Tax Cuts and Jobs Act of 2017 – A Brief Look

By February 14, 2018News
A torn piece of paper telling of the new 2018 tax laws rests on top of a one hundred dollar bill.

As most are aware, the biggest tax overhaul in more than 30 years (known as the Tax Cuts and Jobs Act of 2017, or the “Act”) has become law. Now the real work of unpacking the new rules can begin. In the wake of this sweeping tax legislation, I thought it might be interesting to take a look at a few components of the law. In particular, the increase in the estate, gift and generation skipping transfer (GST) tax exemptions, changes to the individual income tax rates and the elimination of certain itemized deductions.




The major estate and gift tax change is a doubling of the integrated estate and gift tax exemption to an inflation adjusted $11.2 million for decedents dying and gifts made in 2018. A married couple has the benefit of two exemptions, or a total of $22.4 million in 2018. The generation-skipping tax exemption is also doubled to $11.2 million for an individual and $22.4 million for a married couple. These exemptions will be adjusted annually for inflation. Property transferred in excess of the increased exemption will continue to be taxed at a rate of 40%. These changes sunset after the end of 2025 unless there is further legislation to extend them.


The annual exclusion from gift tax for direct gifts and gifts to a trust which are subject to a Crummey power will increase to $15,000 in 2018 (a married couple may make gifts of $30,000 per recipient). This change is due to inflation and not the new legislation. No change is made to the ability to make unlimited gifts of medical and education expenses, if paid directly to the provider, and other provisions under current law, such as carryover basis and portability remain unchanged.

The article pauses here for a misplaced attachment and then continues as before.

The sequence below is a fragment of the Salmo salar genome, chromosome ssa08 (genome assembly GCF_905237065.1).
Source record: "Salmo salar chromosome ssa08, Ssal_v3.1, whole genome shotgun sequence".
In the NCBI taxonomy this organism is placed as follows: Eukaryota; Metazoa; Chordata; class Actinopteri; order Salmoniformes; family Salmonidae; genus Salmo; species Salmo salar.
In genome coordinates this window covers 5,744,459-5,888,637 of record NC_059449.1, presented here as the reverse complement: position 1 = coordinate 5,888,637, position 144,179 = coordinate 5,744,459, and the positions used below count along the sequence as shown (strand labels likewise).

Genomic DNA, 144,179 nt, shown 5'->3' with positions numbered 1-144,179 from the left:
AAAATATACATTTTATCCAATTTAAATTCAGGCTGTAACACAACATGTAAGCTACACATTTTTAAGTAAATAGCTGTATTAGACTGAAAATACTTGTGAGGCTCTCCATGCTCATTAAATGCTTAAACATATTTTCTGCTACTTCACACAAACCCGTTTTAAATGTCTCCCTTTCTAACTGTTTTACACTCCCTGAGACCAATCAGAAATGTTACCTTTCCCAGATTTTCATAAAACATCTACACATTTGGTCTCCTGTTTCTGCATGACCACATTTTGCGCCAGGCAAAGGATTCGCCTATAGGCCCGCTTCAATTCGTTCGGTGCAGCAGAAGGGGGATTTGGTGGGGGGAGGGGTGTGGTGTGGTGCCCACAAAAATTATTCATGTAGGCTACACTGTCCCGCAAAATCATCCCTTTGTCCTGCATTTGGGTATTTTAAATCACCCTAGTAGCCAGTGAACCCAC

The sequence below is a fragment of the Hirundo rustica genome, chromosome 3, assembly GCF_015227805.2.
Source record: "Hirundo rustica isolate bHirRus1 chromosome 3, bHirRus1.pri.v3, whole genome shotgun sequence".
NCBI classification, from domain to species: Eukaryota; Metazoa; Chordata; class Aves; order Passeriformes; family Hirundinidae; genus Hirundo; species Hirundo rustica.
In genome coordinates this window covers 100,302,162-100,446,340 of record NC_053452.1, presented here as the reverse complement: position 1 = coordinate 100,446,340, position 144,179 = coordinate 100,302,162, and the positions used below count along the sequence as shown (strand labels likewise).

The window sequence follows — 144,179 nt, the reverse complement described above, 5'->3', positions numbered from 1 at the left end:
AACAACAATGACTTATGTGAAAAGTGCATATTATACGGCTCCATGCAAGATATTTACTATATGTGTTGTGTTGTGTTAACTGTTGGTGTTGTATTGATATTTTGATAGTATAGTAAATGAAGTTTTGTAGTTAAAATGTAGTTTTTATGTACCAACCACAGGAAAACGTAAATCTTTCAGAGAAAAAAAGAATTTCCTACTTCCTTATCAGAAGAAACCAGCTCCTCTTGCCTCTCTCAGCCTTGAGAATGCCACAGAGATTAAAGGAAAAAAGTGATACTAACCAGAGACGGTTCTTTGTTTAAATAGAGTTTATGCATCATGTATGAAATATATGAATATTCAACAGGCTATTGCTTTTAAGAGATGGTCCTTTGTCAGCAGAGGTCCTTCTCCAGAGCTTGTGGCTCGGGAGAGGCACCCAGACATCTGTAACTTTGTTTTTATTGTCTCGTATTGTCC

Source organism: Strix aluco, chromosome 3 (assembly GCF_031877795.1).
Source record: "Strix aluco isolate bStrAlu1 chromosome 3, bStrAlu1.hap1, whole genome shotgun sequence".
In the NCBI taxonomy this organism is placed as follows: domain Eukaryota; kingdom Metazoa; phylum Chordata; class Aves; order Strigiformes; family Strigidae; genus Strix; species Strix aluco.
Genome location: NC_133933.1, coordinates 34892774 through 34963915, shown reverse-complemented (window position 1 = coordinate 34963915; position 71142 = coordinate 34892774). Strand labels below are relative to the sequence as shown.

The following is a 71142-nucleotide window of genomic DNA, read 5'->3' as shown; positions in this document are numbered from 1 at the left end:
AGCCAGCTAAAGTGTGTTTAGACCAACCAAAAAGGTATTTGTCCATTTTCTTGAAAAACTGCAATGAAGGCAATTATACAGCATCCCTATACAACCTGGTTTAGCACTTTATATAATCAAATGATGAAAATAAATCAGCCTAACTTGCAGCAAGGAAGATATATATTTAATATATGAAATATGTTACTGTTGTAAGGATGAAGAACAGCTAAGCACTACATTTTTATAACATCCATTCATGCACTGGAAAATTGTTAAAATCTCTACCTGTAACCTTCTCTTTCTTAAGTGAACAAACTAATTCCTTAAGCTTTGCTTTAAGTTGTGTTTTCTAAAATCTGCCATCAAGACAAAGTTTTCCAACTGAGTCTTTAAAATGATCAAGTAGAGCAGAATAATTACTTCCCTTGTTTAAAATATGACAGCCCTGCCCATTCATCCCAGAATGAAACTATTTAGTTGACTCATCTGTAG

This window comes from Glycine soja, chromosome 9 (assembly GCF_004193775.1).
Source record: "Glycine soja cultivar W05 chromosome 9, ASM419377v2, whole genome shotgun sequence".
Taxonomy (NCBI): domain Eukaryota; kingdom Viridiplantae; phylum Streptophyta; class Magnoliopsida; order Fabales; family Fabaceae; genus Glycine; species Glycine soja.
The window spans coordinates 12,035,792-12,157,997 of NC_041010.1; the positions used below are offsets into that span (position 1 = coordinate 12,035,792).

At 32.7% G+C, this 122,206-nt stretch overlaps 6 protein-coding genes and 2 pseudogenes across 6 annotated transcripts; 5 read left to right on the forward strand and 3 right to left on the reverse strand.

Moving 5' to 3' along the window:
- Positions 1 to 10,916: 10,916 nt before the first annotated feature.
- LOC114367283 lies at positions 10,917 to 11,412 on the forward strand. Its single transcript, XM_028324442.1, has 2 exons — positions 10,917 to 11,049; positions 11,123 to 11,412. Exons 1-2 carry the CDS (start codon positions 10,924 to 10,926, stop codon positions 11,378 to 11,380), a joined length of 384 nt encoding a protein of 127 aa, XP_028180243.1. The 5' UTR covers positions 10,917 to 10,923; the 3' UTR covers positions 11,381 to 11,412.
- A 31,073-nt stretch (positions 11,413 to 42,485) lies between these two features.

Individual income tax brackets for 2018 are set at 10, 12, 22, 24, 32, 35 and 37 percent. The previous top rate was 39.6 percent percent. The top rate of 37 percent begins at $500,000 for single taxpayers and $600,000 for married filing jointly. This rate structure will be in place until December 31, 2025. The standard deduction is increased to $12,000 for individuals and $24,000 for married couples, indexed for inflation, but again, only until December 31, 2025. The deduction for personal exemptions is repealed for tax years beginning after December 31, 2017.




The Act imposes limits on certain itemized deductions. In particular, it imposes a limit on itemized deduction for sales, state and local income, and property tax up to a combined total of $10,000 ($5,000 for individuals) for tax years beginning after December 31, 2017, and ending before January 1, 2026.


The individual deduction for home mortgage interest is also limited. For acquisition indebtedness incurred after December 15, 2017, the current deductibility limit of interest on $1 million of acquisition indebtedness is reduced to interest on $750,000 of acquisition indebtedness.


Charitable contributions remain allowed as itemized deductions. The percentage-of-income limitation for cash gifts to public charities is temporarily increased from 50 percent to 60 percent. Notably, the Act repeals the current 80 percent deduction for contributions made for university athletic ticket rights.


With respect to the AMT, the Act temporarily increases the exemption amount to $109,400 for married filing jointly and $70,300 for single filers. The Act also increases the phaseout of the AMT exemption amounts to $1,000,000 for married taxpayers filing jointly and $500,000 for single taxpayers. These changes are scheduled to sunset on December 31, 2025.




Flexibility and prioritizing financial goals will be important to ensure effective planning under the Act. Why? Because although the Act provides many changes that impact individuals and businesses, those changes will generally sunset at the end of 2025; and furthermore, while tax laws may change over time, one’s goals and desires tend to endure.


If you have questions, please be sure to contact your tax, legal and financial advisors to discuss how the changes to the tax laws as a result of the Act might impact you.